During the summer, four charter schools and a number of their prospective parents filed a lawsuit in the state Superior Court, Sacramento County, claiming that the state’s formula for funding K-12 schools during the pandemic will illegally deny payments for additional students in their schools and for students in public school districts that also have growing enrollments. Atkins v. State of California. Despite a modification of that budget provision that the state legislature adopted earlier this month, the plaintiffs say that they are planning to continue to pursue the case.
Until the coronavirus pandemic suddenly forced schools to close in March, the state had been funding schools based on students’ average daily attendance. Recognizing that many schools wouldn’t be able to keep in regular touch with students in the rough transition to remote learning, Governor Gavin Newsom by executive order guaranteed that charter schools and school districts would be reimbursed for the remaining months of school based on their pre-pandemic attendance rates.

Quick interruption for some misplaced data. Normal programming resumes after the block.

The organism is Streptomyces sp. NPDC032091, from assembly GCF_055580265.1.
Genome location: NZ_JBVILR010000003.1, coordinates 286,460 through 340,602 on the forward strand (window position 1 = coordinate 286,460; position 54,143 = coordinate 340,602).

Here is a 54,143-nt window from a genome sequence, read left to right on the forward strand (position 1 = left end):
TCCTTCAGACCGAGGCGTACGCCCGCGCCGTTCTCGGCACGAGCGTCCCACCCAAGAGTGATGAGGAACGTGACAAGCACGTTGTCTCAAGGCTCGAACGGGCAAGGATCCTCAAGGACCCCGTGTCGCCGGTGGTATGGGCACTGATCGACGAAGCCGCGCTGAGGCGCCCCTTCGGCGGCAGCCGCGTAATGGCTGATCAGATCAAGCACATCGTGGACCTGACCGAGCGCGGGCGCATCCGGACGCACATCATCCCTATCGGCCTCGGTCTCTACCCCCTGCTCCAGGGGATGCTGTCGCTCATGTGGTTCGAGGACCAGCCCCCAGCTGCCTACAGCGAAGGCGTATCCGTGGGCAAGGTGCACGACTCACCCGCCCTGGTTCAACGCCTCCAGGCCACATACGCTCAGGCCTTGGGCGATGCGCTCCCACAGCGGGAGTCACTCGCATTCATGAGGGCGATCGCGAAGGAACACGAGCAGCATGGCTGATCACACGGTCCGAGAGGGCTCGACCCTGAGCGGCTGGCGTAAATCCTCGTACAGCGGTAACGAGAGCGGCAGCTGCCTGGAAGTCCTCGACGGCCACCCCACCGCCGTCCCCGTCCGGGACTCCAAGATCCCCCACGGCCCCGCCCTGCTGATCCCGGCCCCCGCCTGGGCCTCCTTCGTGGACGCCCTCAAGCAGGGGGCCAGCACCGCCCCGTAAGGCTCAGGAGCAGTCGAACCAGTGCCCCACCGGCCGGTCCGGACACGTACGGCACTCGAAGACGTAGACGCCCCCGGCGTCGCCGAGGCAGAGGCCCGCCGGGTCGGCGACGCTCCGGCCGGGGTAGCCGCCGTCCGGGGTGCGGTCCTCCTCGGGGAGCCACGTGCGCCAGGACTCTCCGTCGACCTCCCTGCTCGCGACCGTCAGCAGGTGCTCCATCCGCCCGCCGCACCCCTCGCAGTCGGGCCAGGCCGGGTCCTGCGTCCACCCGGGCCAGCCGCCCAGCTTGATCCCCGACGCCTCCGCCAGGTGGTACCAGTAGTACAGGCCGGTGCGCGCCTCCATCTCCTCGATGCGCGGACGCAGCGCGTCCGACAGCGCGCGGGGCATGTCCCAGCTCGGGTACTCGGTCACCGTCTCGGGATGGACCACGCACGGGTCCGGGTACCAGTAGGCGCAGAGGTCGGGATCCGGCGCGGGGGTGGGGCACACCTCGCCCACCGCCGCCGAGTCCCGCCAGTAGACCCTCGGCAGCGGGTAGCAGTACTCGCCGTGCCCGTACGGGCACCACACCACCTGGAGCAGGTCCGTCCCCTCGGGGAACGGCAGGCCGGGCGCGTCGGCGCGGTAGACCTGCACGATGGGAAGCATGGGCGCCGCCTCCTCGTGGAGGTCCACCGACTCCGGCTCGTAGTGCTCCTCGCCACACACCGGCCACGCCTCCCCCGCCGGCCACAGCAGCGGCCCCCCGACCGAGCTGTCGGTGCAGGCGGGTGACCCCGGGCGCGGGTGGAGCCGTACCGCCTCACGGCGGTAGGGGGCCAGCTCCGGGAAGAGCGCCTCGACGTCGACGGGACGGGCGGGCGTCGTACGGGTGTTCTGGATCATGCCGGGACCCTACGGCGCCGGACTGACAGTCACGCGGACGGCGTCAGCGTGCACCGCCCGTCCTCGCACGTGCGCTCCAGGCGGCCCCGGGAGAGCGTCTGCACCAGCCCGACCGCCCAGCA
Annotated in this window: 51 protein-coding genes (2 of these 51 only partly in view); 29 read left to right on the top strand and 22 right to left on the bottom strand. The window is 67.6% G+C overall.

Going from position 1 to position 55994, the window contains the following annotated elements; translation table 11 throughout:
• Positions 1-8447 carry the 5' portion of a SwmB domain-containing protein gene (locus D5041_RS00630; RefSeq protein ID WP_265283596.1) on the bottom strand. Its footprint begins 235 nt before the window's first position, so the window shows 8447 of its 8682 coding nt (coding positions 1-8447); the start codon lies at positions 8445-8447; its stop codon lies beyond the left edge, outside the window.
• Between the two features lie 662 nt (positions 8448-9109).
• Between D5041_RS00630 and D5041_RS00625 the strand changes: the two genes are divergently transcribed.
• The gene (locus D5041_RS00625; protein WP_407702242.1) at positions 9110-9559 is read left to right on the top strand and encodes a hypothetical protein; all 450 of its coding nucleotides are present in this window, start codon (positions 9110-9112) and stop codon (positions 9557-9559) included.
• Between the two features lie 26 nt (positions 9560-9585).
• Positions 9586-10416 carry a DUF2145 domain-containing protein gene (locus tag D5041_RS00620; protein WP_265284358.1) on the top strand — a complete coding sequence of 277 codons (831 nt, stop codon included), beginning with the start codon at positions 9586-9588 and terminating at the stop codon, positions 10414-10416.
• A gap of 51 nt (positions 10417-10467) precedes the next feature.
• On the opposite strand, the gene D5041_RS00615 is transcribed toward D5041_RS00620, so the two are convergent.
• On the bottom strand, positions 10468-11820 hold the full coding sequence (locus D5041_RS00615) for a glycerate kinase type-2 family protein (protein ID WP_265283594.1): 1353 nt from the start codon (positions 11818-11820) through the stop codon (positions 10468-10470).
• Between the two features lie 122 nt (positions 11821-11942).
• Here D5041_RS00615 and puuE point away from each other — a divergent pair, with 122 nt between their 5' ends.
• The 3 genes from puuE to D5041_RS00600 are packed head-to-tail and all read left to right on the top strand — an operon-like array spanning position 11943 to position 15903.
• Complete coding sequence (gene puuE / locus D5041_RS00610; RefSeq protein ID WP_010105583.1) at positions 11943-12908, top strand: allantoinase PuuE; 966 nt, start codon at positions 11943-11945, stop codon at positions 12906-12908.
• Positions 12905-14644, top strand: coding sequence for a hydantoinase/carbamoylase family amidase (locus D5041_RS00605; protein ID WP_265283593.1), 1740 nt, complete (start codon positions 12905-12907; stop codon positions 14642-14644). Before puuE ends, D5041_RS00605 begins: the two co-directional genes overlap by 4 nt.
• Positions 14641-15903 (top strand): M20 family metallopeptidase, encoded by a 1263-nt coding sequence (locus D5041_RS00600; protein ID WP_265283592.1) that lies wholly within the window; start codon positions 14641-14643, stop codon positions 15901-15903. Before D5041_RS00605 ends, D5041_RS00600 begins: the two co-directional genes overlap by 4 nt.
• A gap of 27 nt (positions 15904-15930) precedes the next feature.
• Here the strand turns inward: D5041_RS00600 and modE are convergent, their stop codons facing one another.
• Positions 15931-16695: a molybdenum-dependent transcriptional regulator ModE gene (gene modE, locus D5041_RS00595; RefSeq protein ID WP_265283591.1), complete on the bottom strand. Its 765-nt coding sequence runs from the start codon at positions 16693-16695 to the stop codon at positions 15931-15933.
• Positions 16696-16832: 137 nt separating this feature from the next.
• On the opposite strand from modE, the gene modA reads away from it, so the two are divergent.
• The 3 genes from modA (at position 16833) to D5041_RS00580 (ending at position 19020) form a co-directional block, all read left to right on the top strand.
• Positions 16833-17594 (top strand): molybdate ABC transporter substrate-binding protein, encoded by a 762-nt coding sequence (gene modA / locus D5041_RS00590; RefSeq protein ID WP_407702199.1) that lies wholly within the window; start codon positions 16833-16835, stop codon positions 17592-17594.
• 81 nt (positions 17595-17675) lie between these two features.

Looking ahead to fall with predictions that surges in the pandemic could cause disruptive switches between distance learning and in-person instruction, Newsom and the Legislature agreed to protect schools from gyrations in attendance. In the new state budget, they extended the 2019-20 attendance rates another year, to 2020-21.
This hold harmless provision will shield districts with declining enrollment from financial loss, but will hurt growing districts and charter schools, a number of which had approval to open new schools and enroll large numbers of students in the fall, with the expectation of full funding.
To deal with this situation, the legislature recently passed Senate Bill 820, which will allow many schools with rising enrollments to claim higher levels of funding than they did last school year. The Atkins case plaintiffs are concerned, however, that SB 820 will only fund growing schools based on either their projected enrollment or their actual enrollment — whichever is lower. Those charter schools that have, in fact, accepted more students this year than they had projected last spring will not receive per pupil funds for their full enrollment. State officials have asserted, however, that, facing projected multibillion-dollar budget shortfalls, the state doesn’t have the money to both hold shrinking districts harmless and ensure all growing schools will be made whole.